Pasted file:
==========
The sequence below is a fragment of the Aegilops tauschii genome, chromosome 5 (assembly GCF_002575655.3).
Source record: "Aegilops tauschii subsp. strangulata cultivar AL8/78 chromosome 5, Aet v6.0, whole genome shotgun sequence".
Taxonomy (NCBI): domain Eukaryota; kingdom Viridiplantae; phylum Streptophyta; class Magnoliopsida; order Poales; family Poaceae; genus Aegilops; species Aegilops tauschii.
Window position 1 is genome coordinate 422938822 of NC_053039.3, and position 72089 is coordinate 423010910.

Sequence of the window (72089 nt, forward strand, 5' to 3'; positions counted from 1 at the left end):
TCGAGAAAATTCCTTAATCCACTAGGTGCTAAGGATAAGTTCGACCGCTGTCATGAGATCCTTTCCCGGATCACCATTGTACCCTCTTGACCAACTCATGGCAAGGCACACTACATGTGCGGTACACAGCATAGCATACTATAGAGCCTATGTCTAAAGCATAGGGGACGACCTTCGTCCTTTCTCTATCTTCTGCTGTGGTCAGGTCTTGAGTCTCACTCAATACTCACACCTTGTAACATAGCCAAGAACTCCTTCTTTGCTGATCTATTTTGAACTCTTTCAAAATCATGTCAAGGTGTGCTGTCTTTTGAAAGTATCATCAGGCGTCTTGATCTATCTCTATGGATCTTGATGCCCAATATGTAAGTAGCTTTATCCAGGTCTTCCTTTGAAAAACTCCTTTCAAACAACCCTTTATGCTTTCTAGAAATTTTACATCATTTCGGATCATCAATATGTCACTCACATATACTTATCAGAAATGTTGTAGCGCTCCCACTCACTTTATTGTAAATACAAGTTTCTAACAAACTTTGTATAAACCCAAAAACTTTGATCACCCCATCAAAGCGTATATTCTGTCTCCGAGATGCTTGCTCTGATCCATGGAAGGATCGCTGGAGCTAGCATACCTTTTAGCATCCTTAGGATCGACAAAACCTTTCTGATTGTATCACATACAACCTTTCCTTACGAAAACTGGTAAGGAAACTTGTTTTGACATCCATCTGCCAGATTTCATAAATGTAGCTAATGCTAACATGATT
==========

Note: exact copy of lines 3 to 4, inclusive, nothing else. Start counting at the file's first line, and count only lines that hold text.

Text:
Taxonomy (NCBI): domain Eukaryota; kingdom Viridiplantae; phylum Streptophyta; class Magnoliopsida; order Poales; family Poaceae; genus Aegilops; species Aegilops tauschii.
Window position 1 is genome coordinate 422938822 of NC_053039.3, and position 72089 is coordinate 423010910.